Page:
How physical is the game of golf? And do professional sports associations have the right to set their own rules? These questions were brought to new light by one golfer, Casey Martin, as he attempted to join the ranks of the Professional Golfers Association (PGA). Martin suffers from a rare birth defect called Klippel-Trenaunay-Weber Syndrome, which severely weakened his right leg. He cannot walk an eighteen-hole course; yet using a golf cart is in violation of PGA Tour rules. In order to play, Martin sued the PGA under the Americans with Disabilities Act (ADA). The three-year case ended in a controversial decision handed down by the U.S. Supreme Court.
A native of Eugene, Oregon, Martin was started in golf by his father, King Martin, at age six. But Casey confessed that his first love was for another sport. "I would have played basketball in a minute" if not for his leg, he told Golf Digest writer Tim Rosaforte. "I can't move, so I can't play." He recalled a lifetime of pain: "I can definitely remember one of the hardest parts about growing up
was wanting to be active," Martin remarked. "I could never understand when I was done playing sports why I was in so much pain. I knew I had a problem."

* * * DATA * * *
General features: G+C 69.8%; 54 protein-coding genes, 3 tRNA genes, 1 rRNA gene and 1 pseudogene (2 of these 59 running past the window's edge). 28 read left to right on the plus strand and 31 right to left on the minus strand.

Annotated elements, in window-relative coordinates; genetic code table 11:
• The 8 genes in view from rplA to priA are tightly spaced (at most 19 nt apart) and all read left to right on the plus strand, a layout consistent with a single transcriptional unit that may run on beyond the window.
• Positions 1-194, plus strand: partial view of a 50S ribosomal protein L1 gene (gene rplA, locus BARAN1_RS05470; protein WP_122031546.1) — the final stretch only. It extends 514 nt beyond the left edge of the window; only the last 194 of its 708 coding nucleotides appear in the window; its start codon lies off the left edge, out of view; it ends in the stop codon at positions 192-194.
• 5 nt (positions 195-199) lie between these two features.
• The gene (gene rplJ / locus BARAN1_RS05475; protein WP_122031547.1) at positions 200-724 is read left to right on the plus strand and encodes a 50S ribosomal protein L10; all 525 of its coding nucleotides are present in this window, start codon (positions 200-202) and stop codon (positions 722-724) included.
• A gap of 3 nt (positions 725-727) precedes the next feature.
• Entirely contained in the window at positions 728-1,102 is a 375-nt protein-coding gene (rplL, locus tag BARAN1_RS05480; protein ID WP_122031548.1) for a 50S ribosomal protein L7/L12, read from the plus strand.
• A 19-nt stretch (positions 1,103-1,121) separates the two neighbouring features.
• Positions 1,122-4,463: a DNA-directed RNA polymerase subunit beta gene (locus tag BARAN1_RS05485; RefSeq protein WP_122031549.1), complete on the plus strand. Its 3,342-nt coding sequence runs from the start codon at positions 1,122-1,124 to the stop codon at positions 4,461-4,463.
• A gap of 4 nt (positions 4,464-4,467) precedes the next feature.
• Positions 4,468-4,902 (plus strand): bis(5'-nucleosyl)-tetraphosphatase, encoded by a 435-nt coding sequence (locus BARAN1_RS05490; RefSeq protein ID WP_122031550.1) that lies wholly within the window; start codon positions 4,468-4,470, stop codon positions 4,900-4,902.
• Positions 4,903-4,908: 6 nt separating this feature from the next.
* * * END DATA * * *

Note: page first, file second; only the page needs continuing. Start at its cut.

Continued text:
A Gift for the Game
Nevertheless, the young man continued to excel on the links. "The first time [Stanford University] coach Wally Goodwin saw Casey Martin play golf in high school," noted Nick Charles in a People piece, "he noticed that the teenager kept his right leg bent just the way a good golfer should. Only later did he realize that Martin kept his right leg bent all the time." By the time Martin played on the same Stanford golf team as Tiger Woods , the disease had left the bones in his leg virtually eroded. When he played college golf, "even the opposition begged their coaches to lift the walking rule so that Martin could ride," noted Golf Digest 's Marcia Chambers. "They did, with the NCAA in full agreement." But when Martin, now a professional, approached the PGA with a cart request in 1997, "not only did the tour say no, but it refused even to look at the extensive and persuasive medical records Martin offered them," Chambers added.